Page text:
However, most shippers tend to either display their respective volumes annually or by monthly average. They will end up calling their carriers in September to ask, “Where is my capacity?” This is the traditional way of thinking. Annual volume equals annual capacity needs, until the fall rolls around.
What if there was an alternative? I can think of two solutions:
- Instead of simply sending out an RFP with annual volumes, why not show detailed calendar year data. In other words, list volumes per month from the prior year’s January to December, for each o/d pair. This way, your service providers know what to expect as the calendar year progresses.
- Shipper-to-shipper collaborations. They can not only provide year round stability, but also optimal flexibility. By utilizing private and dedicated fleets, a shipper gains the ability to have capacity that can flex with the market. The fleet’s network will remain constant, but its capacity can seasonally rise along with the shipper’s needs.
Unlike a one way carrier, whose service territory can change, a private or dedicated fleet continues to serve stores or end users. Collaboration takes trust, dedication and time, and in many cases is most efficient when coordinated by a neutral party. In either solution, transparency is key and creating strong relationships with your transportation providers is a must.
“Collaboration” is probably the second most overused word today (behind “strategic”). However, rarely do shippers appreciate how difficult collaborating can be. While collaboration can reduce emissions and cost, it can fail due to a variety of reasons, not the least of which is competing goals. Too often, in the name of internal initiatives, companies will try to meld with each other, attempting to put the proverbial square peg in a round hole. Do you approach customers or suppliers? Who should lead the initiative? How much information should be shared? With so many questions, how in advance can companies know that the peg is a fit? This can be solved by using a trusted, experienced and neutral party.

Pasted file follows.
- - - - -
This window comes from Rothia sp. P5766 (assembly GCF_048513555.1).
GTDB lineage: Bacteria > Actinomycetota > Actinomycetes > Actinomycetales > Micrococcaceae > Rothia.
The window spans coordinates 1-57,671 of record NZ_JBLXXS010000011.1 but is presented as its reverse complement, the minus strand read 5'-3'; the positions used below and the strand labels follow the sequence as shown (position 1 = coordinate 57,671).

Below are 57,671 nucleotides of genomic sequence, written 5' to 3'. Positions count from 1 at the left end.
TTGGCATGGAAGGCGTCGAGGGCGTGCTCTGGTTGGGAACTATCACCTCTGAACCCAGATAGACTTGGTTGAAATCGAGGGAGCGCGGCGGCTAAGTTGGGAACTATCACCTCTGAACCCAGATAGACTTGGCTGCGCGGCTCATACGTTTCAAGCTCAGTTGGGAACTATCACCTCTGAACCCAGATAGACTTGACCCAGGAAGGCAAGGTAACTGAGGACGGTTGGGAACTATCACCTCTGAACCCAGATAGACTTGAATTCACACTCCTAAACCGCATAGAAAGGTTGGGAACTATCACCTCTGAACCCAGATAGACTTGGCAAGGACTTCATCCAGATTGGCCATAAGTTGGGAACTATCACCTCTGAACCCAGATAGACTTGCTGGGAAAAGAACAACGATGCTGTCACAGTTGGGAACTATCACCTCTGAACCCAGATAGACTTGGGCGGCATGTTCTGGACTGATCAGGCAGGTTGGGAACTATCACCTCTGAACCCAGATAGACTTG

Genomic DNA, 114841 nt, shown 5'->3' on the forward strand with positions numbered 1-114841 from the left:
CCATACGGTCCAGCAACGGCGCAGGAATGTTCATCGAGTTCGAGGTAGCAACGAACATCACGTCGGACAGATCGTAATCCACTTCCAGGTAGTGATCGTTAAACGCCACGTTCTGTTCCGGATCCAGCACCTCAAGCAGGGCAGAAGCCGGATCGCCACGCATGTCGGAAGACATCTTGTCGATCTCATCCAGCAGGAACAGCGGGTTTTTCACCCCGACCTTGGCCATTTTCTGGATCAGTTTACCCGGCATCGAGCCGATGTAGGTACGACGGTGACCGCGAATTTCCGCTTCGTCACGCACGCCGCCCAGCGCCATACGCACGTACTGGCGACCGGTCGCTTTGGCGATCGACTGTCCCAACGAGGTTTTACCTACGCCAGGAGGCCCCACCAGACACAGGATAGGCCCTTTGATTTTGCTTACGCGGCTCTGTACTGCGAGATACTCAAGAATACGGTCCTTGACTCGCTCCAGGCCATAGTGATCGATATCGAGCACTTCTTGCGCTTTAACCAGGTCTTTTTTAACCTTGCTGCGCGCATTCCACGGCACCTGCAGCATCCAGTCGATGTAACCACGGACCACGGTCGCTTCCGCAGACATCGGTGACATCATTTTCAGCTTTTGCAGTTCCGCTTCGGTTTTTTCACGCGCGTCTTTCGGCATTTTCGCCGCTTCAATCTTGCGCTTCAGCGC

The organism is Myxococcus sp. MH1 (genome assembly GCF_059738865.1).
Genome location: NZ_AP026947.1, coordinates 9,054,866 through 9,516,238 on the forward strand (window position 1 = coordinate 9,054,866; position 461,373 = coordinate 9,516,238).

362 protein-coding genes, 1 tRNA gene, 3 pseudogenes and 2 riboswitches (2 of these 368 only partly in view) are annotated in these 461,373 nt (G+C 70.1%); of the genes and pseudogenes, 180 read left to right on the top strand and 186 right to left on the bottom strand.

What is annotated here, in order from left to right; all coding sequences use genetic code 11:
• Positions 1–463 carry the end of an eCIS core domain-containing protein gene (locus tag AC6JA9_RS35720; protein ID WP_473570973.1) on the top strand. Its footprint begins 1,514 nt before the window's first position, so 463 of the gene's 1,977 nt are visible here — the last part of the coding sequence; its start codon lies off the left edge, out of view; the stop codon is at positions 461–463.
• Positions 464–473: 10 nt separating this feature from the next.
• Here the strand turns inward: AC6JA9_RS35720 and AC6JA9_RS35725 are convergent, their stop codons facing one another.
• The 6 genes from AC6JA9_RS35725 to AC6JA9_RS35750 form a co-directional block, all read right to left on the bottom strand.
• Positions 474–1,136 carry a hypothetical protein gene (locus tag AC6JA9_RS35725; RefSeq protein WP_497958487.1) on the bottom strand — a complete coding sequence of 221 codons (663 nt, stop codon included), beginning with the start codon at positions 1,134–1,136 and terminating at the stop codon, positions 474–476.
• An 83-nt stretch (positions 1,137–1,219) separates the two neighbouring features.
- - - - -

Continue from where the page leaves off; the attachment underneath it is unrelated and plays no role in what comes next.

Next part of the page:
While it may seem counter-intuitive, many times the hardest part of collaboration is finding the right shipper partner. This could take years, many failed attempts and a lot of FTE effort. A company’s logistics network can be complex, and collaboration can intensify its complexity. If the two partners’ service platforms or goals aren’t in sync, customer service and on-time performances could be negatively impacted.
So, how does one fit a square peg in a round hole? Simply put, he doesn’t. The best course of action is to engage a neutral party with expertise to facilitate the process. The neutral party vets the potential partner, prior to collaboration. With the right due diligence, the shipper knows in advance whether or not his peer will be a good fit. This saves time and prevents any unnecessary square peg in round hole frustrations.
Today marks a great day for us here at TidalSeven, the go-live of our new website!
We hope you enjoy the new site and find it easy to navigate as well as an informative view of all our solutions and services. For those new to TidalSeven, we provide supply chain collaboration services to companies looking for transportation capacity, service and savings. We are committed to furthering collaboration in the transportation industry through our innovative solutions and services that aim to bring parties together and build lasting relationships. SAIL, BEACON, TENDER, and ATLAS are our current solutions and services that bolster supply chain collaboration initiatives and enable partners to work with each other finding mutually beneficial results.
Feel free to explore our solutions and leave us a comment or contact us for more info.
-The TidalSeven Team